Life is different today than it was before March 2020 and the losses are numerous. The more changes that have occurred, the greater the impact it will have on your child. If your child is also grieving, you can assume your child is more anxious than they had been before all of these changes had occurred.
The best way you can help your child is to encourage them to express their feelings and turn to you with their questions. Your child needs reassurance that you are there to support them. Children need to feel included in what is happening. If you are working and gone for a while, this can increase a child or teen’s anxiety and distress. Whenever possible, develop some new routines. This provides predictability and a sense of security, which is something that can be counted on during a time when other routines have been disrupted.
If possible, include in your child’s daily routine a place or time to talk about the day and ask questions. Provide simple answers, give a short description and listen for questions behind the questions. Consider the age of your child and where he or she is developmentally. If you create an atmosphere at home that encourages questions, know that pandemic-related questions will continue to arise from time to time.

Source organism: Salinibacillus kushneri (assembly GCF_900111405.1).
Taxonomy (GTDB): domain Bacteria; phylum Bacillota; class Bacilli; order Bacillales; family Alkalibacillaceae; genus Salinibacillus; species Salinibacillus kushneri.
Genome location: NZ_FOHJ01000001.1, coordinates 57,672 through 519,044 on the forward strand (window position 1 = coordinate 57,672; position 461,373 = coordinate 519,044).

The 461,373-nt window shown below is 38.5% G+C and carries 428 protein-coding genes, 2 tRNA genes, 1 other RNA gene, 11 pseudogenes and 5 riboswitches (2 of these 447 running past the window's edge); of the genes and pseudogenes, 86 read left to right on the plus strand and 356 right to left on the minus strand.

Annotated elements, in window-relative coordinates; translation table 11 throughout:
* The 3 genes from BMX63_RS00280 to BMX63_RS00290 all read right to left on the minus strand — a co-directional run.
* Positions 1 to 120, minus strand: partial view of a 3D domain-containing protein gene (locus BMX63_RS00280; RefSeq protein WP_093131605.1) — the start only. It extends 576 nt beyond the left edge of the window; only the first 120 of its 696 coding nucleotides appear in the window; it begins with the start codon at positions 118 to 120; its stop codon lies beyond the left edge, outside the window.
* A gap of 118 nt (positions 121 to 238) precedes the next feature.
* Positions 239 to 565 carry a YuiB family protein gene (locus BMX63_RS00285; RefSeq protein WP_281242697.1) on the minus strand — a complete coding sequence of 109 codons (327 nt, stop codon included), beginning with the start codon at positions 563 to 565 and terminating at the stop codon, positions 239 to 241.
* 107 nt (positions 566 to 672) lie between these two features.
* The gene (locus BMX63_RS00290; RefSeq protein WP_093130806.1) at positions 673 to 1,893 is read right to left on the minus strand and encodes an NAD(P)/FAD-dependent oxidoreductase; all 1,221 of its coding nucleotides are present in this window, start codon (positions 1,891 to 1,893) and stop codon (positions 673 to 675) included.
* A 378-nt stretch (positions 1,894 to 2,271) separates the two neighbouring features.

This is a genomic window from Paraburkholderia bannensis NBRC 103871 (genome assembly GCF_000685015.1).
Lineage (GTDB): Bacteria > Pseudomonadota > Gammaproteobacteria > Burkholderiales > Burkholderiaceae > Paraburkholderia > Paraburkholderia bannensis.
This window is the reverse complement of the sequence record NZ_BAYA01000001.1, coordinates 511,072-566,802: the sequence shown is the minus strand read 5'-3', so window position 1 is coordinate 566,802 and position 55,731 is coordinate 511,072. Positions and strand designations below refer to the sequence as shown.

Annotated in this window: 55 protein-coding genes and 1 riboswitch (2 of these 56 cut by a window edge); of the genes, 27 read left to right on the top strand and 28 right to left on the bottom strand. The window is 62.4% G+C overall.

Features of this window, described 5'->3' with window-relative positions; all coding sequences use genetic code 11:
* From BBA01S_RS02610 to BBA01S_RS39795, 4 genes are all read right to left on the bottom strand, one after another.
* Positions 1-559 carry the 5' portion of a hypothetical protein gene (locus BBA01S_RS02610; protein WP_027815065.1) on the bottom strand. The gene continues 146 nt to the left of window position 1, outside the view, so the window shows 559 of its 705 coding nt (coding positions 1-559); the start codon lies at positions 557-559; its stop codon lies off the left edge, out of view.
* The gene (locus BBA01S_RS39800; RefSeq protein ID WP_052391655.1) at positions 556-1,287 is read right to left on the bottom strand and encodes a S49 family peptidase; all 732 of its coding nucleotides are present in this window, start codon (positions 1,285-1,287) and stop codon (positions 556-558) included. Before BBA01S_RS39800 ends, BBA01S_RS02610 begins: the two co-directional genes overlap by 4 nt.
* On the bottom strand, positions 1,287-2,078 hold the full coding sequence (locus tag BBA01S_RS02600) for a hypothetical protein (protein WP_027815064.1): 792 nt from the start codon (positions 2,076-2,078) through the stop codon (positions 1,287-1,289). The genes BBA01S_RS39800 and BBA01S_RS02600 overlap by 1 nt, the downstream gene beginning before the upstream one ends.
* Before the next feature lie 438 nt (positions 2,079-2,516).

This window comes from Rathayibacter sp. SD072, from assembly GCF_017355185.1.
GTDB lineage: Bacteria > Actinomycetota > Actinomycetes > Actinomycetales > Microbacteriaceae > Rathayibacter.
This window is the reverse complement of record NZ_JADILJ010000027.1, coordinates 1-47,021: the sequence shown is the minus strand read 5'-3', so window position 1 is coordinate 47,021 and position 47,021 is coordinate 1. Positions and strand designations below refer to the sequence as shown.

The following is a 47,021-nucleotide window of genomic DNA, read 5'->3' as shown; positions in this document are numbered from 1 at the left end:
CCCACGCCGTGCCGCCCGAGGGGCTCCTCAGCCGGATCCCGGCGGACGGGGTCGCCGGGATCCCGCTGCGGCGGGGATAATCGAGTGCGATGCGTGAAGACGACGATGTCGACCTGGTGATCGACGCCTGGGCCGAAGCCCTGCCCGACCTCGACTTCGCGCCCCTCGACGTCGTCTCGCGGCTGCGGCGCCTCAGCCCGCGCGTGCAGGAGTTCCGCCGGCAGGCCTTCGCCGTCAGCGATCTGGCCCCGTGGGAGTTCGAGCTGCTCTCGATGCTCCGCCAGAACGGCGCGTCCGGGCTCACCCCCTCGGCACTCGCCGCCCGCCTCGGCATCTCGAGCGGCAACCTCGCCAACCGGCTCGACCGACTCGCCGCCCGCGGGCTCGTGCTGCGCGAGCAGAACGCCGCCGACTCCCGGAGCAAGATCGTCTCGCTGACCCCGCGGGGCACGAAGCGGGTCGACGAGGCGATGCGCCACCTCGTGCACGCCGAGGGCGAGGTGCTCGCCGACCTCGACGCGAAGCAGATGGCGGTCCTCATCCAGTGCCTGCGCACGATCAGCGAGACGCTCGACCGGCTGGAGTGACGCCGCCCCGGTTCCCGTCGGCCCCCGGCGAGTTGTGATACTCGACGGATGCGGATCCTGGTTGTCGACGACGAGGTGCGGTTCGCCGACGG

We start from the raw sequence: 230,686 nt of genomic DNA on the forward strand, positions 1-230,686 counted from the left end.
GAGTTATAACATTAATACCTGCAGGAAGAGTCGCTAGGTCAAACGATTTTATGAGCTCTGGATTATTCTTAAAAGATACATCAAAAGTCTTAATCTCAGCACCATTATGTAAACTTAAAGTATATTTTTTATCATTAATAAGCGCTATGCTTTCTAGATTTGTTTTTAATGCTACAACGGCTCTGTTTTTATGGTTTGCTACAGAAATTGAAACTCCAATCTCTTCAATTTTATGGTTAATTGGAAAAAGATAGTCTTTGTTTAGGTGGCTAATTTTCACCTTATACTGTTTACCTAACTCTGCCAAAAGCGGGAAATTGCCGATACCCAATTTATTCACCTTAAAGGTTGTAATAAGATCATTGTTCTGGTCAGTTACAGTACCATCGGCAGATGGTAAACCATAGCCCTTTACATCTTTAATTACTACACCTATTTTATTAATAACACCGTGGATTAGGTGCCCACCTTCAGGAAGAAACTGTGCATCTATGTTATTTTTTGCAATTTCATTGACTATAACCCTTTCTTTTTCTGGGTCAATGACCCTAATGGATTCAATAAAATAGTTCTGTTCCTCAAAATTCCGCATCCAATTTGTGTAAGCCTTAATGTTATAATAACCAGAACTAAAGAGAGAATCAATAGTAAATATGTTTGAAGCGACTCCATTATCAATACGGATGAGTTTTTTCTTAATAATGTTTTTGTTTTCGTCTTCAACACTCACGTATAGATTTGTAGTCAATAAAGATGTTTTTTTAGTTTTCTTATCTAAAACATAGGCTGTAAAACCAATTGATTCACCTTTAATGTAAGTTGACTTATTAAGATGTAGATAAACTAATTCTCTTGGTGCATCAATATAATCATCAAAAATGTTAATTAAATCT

You, as adults, are also under stress as a result of this pandemic. Coping with this stress is physically and emotionally exhausting. Take care of yourself by eating well and getting enough rest. It is impossible for you, alone, to provide everything your child may need during this time. Accept support and input from friends or family. There is no magic formula for coping in stressful times. As you accept the assistance of others and develop routines for you and your child, you are helping him or her through this difficult time and that provides a life lesson. It is the best preparation you can give for future life experiences.